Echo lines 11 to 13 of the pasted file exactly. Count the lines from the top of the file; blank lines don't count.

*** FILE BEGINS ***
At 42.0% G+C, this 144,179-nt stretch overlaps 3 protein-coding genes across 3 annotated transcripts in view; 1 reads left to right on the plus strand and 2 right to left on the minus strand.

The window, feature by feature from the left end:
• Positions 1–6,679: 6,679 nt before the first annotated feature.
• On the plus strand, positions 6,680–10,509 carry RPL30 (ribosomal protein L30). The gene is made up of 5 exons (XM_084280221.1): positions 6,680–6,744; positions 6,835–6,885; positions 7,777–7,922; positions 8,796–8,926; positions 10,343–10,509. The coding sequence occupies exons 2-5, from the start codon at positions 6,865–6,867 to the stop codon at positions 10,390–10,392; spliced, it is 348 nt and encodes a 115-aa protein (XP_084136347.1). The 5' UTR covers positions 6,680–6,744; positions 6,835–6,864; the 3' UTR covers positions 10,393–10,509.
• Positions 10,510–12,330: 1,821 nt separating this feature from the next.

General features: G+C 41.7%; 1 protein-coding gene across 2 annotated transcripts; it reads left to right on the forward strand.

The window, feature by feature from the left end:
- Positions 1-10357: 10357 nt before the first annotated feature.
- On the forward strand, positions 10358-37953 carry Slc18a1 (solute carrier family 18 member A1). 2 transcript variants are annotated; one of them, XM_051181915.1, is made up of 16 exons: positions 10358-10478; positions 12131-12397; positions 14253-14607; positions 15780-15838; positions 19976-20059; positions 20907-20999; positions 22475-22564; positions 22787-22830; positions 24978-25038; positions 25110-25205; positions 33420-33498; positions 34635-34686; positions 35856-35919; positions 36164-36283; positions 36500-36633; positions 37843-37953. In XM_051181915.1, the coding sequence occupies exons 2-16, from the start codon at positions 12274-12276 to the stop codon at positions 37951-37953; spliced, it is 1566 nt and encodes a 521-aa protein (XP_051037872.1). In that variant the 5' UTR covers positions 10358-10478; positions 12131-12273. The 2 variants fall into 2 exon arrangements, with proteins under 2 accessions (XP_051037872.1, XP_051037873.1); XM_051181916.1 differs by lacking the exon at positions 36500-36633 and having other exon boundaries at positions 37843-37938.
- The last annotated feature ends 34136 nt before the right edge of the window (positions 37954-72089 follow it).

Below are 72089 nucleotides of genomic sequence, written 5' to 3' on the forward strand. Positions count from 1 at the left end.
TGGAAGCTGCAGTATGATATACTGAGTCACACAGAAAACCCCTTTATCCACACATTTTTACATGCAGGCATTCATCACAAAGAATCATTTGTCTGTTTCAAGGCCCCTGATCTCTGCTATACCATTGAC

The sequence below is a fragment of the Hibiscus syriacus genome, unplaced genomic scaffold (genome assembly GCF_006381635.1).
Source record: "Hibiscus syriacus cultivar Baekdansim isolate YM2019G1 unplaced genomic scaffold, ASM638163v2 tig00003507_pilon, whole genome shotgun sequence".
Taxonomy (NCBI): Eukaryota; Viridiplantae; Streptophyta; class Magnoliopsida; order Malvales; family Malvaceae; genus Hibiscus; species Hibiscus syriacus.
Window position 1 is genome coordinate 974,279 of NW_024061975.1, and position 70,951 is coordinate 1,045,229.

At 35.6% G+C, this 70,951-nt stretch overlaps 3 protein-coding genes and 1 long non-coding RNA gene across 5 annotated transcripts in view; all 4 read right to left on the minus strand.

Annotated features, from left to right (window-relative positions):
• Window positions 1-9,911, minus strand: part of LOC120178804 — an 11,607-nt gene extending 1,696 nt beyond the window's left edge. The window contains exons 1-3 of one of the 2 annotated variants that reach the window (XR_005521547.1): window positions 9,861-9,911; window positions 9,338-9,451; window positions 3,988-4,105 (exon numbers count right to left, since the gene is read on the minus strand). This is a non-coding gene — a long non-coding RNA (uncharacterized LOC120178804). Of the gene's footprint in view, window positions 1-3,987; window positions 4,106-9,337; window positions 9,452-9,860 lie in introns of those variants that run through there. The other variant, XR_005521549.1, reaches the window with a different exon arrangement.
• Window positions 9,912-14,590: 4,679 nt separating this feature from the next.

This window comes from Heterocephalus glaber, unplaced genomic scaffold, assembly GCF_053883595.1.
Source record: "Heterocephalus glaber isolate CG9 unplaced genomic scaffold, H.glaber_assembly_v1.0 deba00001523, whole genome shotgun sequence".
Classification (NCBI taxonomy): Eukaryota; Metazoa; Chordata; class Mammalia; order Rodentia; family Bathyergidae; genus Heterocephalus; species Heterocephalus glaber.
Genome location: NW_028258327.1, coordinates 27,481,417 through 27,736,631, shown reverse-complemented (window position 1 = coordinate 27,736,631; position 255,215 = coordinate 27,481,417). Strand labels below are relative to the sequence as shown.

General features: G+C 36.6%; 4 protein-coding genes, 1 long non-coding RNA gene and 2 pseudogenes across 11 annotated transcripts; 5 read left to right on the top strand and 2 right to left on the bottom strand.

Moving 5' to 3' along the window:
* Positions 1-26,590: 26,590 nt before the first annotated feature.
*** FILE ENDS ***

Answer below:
Below are 72089 nucleotides of genomic sequence, written 5' to 3' on the forward strand. Positions count from 1 at the left end.
TGGAAGCTGCAGTATGATATACTGAGTCACACAGAAAACCCCTTTATCCACACATTTTTACATGCAGGCATTCATCACAAAGAATCATTTGTCTGTTTCAAGGCCCCTGATCTCTGCTATACCATTGAC

The sequence below is a fragment of the Hibiscus syriacus genome, unplaced genomic scaffold (genome assembly GCF_006381635.1).